Yankees reliever Dellin Betances suffered a season-ending injury, The Athletic’s Lindsey Adler reports. Betances has a partial tear of the left Achilles tendon, which manager Aaron Boone believes happened when Betances jumped while on the mound during Sunday’s game against the Blue Jays. According to James Wagner of The New York Times, the Yankees haven’t ruled out surgery as an option.
Betances, 31, missed most of the season due to shoulder and lat injuries. He returned on Sunday for his season debut in Toronto, striking out both batters he faced.
It sounds odd to ask about a team that just won its 99th game of the season, but are the Yankees cursed? Their injured list would be a competitive team on its own. The list of injuries has chewed through the Yankees’ depth so badly they have had to rely on players like Gio Urshela, Mike Ford, Mike Tauchman, and Thairo Estrada… and they really haven’t missed a beat, somehow. Now the bullpen will once again be short one dominant reliever with the postseason on the horizon.
Betances is eligible for free agency shortly after the postseason has concluded. The injury really couldn’t have come at a worse time for Betances, especially since it will likely cause him to get a late start to the 2020 season as well.
SAN DIEGO — We spend a lot of time on these pages criticizing Major League Baseball’s decisions. And yeah, they make a lot of questionable decisions (or logical decisions which serve questionable motives). But in the past day or so they’ve certainly gotten a couple of things right.
First was what we posted about last night: MLB moving to take marijuana off the banned substance list for minor leaguers. This, combined with the recent report that MLB/MLBPA are moving to a treatment, as opposed to a punishment-based regimen for opioids, shows that sense, as opposed to hysteria and optics, is beginning to move to the fore when it comes to baseball’s drug policies. It’s certainly welcome.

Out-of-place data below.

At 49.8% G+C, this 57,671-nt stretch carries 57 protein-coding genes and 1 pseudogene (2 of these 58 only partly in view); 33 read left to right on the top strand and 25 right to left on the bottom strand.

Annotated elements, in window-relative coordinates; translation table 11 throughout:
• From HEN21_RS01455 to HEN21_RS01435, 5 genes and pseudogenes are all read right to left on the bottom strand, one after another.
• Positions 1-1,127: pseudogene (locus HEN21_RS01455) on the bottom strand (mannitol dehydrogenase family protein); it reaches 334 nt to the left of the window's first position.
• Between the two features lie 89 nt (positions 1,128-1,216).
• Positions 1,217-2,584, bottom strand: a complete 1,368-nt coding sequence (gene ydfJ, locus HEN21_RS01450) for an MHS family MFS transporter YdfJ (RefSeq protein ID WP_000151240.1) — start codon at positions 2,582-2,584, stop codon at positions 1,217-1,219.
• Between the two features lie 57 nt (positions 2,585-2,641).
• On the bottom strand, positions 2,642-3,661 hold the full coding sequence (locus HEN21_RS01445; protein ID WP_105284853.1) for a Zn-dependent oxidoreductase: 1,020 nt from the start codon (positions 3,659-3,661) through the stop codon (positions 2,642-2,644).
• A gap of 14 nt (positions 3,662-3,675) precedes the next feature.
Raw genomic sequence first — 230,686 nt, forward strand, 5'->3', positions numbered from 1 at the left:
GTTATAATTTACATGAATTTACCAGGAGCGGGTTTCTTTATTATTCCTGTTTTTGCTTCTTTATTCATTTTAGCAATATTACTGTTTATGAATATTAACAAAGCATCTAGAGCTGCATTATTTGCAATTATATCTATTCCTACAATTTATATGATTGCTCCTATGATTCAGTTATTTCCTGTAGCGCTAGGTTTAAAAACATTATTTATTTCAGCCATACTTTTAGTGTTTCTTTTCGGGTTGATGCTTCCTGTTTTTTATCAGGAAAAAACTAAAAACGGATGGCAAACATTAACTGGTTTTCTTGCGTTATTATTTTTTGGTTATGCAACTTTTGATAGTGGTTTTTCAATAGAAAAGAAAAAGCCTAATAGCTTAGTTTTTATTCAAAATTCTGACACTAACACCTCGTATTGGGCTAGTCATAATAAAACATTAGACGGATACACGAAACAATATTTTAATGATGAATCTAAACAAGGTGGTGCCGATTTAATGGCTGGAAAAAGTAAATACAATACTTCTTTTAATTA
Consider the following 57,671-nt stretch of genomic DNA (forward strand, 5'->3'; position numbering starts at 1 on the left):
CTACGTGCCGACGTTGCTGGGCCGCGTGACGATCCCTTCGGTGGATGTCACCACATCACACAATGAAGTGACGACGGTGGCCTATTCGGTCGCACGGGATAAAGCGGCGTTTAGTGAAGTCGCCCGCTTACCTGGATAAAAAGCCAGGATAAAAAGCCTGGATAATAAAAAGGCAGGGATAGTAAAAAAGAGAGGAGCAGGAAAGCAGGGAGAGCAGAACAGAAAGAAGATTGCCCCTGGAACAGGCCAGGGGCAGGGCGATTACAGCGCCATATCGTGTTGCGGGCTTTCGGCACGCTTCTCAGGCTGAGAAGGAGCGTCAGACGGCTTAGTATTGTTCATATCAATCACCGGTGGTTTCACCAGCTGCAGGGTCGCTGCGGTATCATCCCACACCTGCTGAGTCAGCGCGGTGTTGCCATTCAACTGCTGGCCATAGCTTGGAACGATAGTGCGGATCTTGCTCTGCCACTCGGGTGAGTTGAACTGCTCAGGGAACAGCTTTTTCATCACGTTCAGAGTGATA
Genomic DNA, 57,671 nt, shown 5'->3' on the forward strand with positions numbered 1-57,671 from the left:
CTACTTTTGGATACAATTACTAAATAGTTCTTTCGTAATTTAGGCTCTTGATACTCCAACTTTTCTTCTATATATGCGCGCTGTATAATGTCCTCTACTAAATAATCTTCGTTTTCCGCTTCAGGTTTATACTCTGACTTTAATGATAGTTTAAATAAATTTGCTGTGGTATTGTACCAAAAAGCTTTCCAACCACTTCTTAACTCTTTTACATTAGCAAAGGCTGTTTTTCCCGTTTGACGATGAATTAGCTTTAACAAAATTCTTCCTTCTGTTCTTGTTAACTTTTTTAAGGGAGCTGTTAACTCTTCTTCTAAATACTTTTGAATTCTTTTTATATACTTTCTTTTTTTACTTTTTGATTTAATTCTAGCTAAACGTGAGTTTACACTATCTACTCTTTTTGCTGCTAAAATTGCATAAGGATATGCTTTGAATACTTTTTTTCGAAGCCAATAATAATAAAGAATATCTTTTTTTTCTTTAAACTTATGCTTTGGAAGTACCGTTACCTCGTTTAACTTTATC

Also reported last night — by Kendall Rogers of the website d1baseball.com — Major League Baseball plans to move the amateur draft from the MLB Network studios in New Jersey to Omaha, Nebraska, and schedule it at just at the start of the College World Series. The move has not been officially announced yet, but I’d expect an MLB press release on it before we all get on our planes on Thursday morning.
It would be nicely coordinated too, Rogers says, coming just after the super regionals but before the actual CWS. This would allow the top players expected to go to all be on hand, either as players in the CWS or because, hey, they just got done and would probably be there anyway. It’s way better than putting a six guys in a green room in Secaucus. That’s always so awkward. You can tell they don’t really want to be there and don’t know what to do with themselves. In Omaha they’ll be among their friends, teammates, family, and counterparts. The atmosphere will almost certainly radically change for the better.
It’s still a very, very tall order to ever create the same level of interest in the MLB draft that exists for the NFL or NBA drafts, as the structure of college football and basketball and the fame of its stars is a totally different deal coming in. But this is a positive move forward for the baseball draft. Good job to whoever’s idea it was.